Moral Horizons of Pain offers a critical phenomenological re-orientation of medical diagnosis and caring for pain. Drawing upon Merleau-Ponty’s notions of first and second order perceptions and Ahmed’s notion of orientations, the team of interdisciplinary scholars in sociology, learning sciences and medicine reveal hidden moral undertones underpinning technoscientific practices in medicine.

Circle Announcements

Engrenage or the Art of Translation

The International Merleau-Ponty Circle invites you to view Engrenage or the Art of Translation, a series of watercolours created by IMPC scholar Donald A. Landes (translator of the 2012 English edition of The Phenomenology of Perception and author of Merleau-Ponty and the Paradoxes of Expression and The Merleau-Ponty Dictionary). This series of watercolours was presented in conjunction with Landes’s keynote address at the 45th annual meeting of the IMPC.

As Landes notes, “The expression carves out that negative space, and the vestige of the expressive act invites an ‘engrenage’ or ‘gearing into,’ a reperformance—that is, a translation. In this series of watercolors, I explore engrenage. The material vestige of the expression (the book, the painting) is represented by the first graphite line, but the fluidity of the metastable virtual transgresses, effaces, or multiplies these edges. Each new reading or translation, expressed materially by the second line, attempts to s’engrener with the original, but not in the sense of material gears. Never fitting perfectly, leaving gaps, activating different parts of the virtual beyond the original boundaries, and reshaping the work in each of its iterations. Engrenage, then, is the art of translation—the art of communicating across difference in the face of the ever-evolving nature of the trajectories of sense we live.”

Those interested in Landes’s other watercolour meditations should also view Curfew, Curfew 2.39, and Edges (for Ed Casey).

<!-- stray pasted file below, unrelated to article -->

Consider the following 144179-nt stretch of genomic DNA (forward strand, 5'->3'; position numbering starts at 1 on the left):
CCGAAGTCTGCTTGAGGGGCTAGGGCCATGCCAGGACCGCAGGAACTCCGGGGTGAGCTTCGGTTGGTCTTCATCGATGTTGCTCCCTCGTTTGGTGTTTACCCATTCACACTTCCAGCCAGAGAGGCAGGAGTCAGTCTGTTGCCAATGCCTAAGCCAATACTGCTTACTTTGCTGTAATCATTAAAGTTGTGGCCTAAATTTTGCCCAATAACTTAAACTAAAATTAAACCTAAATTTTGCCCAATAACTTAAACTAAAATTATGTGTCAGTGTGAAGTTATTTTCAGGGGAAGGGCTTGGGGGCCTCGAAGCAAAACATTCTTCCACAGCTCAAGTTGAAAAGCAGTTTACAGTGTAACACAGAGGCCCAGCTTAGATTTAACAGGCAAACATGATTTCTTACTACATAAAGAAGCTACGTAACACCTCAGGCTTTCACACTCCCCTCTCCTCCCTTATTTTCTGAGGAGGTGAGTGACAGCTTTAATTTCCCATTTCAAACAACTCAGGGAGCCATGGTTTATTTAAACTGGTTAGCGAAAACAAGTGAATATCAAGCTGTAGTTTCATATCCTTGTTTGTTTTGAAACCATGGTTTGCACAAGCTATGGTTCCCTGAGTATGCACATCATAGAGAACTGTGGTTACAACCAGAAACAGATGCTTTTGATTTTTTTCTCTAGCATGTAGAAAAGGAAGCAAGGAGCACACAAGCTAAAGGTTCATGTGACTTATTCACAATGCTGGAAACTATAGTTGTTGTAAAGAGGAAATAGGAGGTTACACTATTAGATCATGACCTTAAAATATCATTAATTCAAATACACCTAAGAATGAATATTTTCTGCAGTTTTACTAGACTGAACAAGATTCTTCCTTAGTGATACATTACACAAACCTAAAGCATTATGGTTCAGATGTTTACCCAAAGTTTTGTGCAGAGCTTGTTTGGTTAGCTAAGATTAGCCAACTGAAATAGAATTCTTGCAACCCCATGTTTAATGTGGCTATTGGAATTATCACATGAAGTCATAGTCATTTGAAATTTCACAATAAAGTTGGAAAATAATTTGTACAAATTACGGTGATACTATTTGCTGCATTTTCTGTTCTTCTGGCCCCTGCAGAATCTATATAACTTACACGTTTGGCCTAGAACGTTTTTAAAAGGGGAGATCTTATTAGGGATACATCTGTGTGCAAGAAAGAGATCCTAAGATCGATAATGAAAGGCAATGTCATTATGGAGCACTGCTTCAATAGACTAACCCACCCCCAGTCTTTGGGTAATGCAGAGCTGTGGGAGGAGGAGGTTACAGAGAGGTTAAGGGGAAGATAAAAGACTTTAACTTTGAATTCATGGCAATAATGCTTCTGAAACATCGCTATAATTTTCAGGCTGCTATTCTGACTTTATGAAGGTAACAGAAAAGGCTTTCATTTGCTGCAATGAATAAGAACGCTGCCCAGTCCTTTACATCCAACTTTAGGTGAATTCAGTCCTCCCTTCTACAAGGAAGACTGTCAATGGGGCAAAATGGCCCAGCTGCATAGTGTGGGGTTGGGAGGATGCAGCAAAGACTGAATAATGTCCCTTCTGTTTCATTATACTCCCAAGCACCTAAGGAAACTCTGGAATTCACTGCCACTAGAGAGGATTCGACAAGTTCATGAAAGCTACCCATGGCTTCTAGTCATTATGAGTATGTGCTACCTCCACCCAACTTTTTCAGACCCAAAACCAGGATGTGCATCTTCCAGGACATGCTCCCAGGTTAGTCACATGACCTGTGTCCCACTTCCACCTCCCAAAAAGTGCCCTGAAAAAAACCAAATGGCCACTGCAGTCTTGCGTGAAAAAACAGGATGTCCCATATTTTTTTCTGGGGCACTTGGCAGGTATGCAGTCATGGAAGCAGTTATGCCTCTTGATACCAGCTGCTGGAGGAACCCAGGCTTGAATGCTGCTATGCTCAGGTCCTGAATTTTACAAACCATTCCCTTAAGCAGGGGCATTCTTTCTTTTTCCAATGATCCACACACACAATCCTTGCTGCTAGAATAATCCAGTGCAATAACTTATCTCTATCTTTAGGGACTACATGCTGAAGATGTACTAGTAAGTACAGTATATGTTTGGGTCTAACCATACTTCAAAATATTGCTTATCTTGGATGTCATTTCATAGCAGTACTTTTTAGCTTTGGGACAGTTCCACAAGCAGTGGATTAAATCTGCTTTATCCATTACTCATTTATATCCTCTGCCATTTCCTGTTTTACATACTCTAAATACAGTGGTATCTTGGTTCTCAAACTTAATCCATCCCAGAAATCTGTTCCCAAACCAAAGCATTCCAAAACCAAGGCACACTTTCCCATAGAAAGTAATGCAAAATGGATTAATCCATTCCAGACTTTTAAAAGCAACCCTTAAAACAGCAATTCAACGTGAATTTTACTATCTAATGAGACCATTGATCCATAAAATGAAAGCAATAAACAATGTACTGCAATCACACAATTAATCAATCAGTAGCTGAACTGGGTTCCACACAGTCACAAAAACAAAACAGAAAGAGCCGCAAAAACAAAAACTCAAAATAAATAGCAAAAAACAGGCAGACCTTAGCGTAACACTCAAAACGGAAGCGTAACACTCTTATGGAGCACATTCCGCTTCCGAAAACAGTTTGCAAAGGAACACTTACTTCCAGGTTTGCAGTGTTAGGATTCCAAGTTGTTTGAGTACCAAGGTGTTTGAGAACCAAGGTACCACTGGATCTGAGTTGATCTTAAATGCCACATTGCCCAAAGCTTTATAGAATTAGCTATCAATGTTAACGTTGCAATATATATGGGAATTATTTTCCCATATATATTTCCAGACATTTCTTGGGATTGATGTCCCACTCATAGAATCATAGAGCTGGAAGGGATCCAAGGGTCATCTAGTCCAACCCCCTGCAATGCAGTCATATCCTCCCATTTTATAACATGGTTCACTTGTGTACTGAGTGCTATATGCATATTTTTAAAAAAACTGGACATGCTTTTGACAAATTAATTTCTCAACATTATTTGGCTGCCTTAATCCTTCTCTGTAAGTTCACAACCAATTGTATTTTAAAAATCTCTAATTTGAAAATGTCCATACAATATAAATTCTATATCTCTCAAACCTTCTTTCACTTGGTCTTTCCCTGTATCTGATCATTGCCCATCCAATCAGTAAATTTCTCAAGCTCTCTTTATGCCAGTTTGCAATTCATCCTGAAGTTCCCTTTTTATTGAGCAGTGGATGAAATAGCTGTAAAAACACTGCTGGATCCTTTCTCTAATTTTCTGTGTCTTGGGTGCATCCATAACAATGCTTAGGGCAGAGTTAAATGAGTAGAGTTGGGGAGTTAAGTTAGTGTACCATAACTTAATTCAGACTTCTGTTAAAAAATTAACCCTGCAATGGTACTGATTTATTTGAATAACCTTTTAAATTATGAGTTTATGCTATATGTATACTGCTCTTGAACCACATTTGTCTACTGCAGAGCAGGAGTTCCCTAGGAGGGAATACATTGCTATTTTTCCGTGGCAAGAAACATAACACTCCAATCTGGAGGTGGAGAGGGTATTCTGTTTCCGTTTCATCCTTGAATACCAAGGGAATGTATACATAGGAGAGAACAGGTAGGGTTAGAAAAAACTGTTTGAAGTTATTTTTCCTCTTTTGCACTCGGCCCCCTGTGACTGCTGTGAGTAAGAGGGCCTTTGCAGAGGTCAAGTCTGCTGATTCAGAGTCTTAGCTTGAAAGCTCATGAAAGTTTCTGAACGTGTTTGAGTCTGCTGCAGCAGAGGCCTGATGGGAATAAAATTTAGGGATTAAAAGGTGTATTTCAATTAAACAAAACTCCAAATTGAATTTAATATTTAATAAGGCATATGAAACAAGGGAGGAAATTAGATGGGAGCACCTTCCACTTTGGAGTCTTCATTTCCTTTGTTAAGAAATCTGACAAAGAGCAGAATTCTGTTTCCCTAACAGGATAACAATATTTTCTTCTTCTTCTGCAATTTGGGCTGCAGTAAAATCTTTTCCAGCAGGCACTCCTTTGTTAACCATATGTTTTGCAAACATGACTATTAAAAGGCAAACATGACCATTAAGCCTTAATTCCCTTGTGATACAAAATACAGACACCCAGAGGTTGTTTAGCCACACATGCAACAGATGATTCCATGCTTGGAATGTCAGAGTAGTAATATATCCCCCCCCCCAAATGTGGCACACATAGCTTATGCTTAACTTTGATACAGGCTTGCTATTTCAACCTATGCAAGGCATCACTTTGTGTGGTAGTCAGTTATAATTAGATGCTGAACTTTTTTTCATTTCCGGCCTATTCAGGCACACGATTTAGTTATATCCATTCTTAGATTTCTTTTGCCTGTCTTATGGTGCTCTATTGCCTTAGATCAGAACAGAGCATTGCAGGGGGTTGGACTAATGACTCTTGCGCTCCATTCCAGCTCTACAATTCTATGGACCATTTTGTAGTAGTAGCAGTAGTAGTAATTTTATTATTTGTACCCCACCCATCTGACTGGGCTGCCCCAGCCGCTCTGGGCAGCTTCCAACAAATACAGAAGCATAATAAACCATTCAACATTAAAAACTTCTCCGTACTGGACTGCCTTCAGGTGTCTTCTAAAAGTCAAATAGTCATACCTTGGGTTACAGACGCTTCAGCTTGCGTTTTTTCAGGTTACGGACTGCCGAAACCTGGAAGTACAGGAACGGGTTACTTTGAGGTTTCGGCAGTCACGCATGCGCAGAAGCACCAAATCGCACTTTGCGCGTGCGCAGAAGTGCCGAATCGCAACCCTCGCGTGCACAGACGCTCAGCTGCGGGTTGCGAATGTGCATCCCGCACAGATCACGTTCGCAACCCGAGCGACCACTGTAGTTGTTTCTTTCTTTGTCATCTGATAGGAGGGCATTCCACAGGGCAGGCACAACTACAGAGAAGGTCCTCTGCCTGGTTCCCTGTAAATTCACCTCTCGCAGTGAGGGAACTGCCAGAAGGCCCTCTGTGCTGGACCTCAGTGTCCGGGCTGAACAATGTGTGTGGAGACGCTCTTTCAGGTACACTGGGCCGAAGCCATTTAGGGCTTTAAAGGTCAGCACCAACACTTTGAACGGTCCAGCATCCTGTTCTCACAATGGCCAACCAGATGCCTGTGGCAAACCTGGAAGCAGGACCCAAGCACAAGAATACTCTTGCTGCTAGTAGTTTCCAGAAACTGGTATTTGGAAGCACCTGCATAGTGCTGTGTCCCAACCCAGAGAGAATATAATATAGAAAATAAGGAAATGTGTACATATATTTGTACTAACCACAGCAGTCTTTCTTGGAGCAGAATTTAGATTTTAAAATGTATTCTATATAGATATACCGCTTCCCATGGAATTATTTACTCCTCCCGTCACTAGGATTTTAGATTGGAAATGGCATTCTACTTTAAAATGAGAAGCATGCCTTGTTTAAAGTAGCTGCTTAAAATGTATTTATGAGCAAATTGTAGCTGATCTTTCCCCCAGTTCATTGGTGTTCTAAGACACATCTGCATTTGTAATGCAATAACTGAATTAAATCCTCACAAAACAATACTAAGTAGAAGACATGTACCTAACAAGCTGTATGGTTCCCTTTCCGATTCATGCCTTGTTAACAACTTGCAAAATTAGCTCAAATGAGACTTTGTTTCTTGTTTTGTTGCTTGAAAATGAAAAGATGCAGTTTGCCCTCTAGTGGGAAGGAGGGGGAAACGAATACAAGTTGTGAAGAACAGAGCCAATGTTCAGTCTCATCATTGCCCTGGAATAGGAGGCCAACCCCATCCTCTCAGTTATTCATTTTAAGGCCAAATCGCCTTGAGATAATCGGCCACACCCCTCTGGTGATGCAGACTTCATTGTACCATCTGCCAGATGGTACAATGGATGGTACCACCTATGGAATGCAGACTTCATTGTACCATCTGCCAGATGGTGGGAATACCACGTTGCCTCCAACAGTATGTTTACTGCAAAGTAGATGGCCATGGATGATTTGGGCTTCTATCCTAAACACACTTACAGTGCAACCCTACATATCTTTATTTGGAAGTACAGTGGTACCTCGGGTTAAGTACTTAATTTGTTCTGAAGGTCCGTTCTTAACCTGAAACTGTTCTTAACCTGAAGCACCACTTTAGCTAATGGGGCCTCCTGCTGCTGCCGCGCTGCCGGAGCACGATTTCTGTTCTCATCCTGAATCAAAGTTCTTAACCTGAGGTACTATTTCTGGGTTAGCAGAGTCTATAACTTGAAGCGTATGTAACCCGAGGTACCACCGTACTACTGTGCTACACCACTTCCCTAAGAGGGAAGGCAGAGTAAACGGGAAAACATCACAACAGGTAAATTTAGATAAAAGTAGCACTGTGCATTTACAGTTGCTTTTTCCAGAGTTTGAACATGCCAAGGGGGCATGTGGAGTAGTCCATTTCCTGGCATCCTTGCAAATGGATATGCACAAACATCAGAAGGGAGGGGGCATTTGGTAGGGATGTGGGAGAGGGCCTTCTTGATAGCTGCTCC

Bibliography and New Releases

See our compiled bibliography of primary source works or our current bibliography of secondary source works for information about Merleau-Ponty work’s and scholarship on Merleau-Ponty. See below for new publications relevant to Merleau-Ponty and his work.

La perception qui guérit
Desmond Kennedy | Tr. Olivier Winghart | 2020 | ISBN 9782913706910 | L’Exprimerie

Merleau-Ponty and Contemporary Philosophy
Eds. Emmanuel Alloa, Frank Chouraqui, & Rajiv Kaushik | 2020 | ISBN 9781438476919 | SUNY Press

Merleau-Ponty at the Gallery
Véronique M. Fóti | 2020 | ISBN 9781438478036 | SUNY Press

The Sensible World and the World of Expression: Course Notes from the Collège de France, 1953
Trans. Bryan Smyth | 2020 | ISBN 9780810141421 | Northwestern University Press

Merleau-Ponty between Philosophy and Symbolism
Rajiv Kaushik | 2019 | ISBN 9781438476759 | SUNY Press

Merleau-Ponty’s Phenomenology of Language
Dimitris Apostolopoulos | 2019 | ISBN 9781786611994 | Rowman & Littlefield

L’œil et l’histoire: Merleau-Ponty et l’historicité de la perception
Anna Caterina Dalmasso | 2019 | ISBN 9788869761966 | Éditions Mimesis

Chemins avec et autour de Merleau-Ponty
Jean-Yves Mercury | 2019 | ISBN 9782343188317 | Éditions Harmattan

50 Concepts for a Critical Phenomenology
Eds. Gail Weiss, Ann V. Murphy, & Gayle Salamon | 2019 | ISBN 9780810141148 | Northwestern University Press

Bylaws and Directors

Membership in the Circle is unrestricted. Visitors are encouraged to review our bylaws or a list of the Board of Directors of the International Merleau-Ponty Circle.


Programs from previous IMPC conferences are accessible through our Archive.

The Forty-fifth Annual Conference of the International Merleau-Ponty Circle was held virtually from October 22-24, 2021, hosted by the University of Western Ontario. The theme of the conference was critical phenomenology and was directed by Prof. Helen A. Fielding. The M. C. Dillon prize and lecture for the best graduate student paper submission was awarded to Corinne Lajoie (Penn State University) for her paper “Crip Disorientations and the Complexity of Belonging”.